Parents need to know that this Robin Hood adaptation is quite violent. There's a lot of realistic medieval warfare (not ultra-stylized like in some other movies) in the two-hour-plus movie, and a significant body count. Otherwise, there's just a few scenes of sexuality: one couple is interrupted in bed, but there's no nudity, plus some kissing, flirting, and innuendo. A few scenes show the Friar and Merry Men drinking too much honey mead or wine, and the language is limited to insults like the occasional "bastard" or "traitor." On a positive note, the rights of all individuals and villagers are championed over the tyrannical rights of the king.

User Reviews

  • Parents say
  • Kids say
Adult Written byMi3 February 6, 2011
Adult Written byYldnole September 29, 2010

Very well done!

Just rented this yesterday and was very surpried...Crowe was VERY good...Really cool how the movie sets up the legend....hope they follow up with another instal... Continue reading
Teen, 17 years old Written byiamJMAN00793 December 31, 2010

A True Epic

The tale of Robin Hood has to have been told a hundred different ways. This is defiantly the best. This movie succeeds on every level. From a great cast to a we... Continue reading
Teen, 17 years old Written bydavyborn September 12, 2011

Violent would-be epic dissapoint's, but still entertains in terms of action

I was rather dissapointed last summer when I saw Ridley Scott's version, or ramake, of the age old Robin Hood fable. Sure, it was packed with relentless vi... Continue reading

What's the story?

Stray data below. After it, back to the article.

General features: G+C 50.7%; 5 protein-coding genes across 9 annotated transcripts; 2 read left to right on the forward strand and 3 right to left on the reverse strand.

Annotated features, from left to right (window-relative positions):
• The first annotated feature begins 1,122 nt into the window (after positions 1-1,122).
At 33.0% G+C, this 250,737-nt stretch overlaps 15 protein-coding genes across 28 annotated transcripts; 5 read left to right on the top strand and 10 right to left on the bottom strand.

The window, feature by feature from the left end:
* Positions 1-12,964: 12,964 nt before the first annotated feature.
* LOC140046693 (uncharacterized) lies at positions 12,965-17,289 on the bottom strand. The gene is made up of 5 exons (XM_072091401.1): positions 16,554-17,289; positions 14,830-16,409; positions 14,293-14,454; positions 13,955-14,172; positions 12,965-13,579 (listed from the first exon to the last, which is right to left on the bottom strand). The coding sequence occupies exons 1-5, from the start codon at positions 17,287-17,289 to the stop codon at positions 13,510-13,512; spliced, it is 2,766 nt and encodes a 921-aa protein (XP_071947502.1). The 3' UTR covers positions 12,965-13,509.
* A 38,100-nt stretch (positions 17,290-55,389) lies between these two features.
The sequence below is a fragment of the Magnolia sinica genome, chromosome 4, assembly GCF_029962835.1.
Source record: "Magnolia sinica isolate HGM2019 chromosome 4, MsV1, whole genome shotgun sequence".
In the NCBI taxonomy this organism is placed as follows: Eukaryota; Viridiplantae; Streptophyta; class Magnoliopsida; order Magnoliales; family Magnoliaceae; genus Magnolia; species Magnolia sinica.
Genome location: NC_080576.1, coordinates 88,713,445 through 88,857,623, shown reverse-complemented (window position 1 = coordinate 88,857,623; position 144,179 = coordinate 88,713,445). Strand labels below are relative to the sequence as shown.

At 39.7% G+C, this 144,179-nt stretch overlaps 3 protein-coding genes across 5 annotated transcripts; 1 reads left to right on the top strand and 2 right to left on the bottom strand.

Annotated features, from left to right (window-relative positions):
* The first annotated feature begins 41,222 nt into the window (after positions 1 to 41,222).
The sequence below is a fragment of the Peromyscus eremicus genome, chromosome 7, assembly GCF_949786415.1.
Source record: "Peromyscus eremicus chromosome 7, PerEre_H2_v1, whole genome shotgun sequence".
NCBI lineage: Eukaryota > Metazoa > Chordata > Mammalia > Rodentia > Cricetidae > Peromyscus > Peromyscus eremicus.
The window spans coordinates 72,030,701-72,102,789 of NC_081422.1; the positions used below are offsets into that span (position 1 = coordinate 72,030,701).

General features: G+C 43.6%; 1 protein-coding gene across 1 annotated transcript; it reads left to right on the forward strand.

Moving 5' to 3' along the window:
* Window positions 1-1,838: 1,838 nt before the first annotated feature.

Robin Longstride (Russell Crowe), or ROBIN HOOD, is an archer on King Richard the Lionheart's (Danny Huston) medieval crusade. When the king falls in battle in France, Robin and his friends Alan A'Dale (Alan Doyle), Will Scarlet (Scott Grimes), and Little John (Kevin Durand) escape and find the king's circle of knights have been ambushed in the woods by an English traitor, Godfrey (Mark Strong), and a band of Frenchmen. Robin encounters a dying Sir Robert Locksley and promises to fulfill his last wish of returning his sword to his father in Nottingham. Upon returning to England disguised as knights, Robin and his Merry Men travel to Nottingham, where an elderly, blind Sir Walter Locksley (Max von Sydow) asks Robin to pretend to be his son and husband to Lady Marion (Cate Blanchett), in exchange for the sword and information about the orphaned Robin's past. The young, shallow King John (Oliver Isaac) imposes a hefty pay-or-burn tax on the Northern territories, but it's soon discovered Godfrey is in cahoots with the French King and is purposely sowing unrest so French troops can invade. Robin and company take action, fall for Nottingham's women, and step up to protect the town and their country from injustice.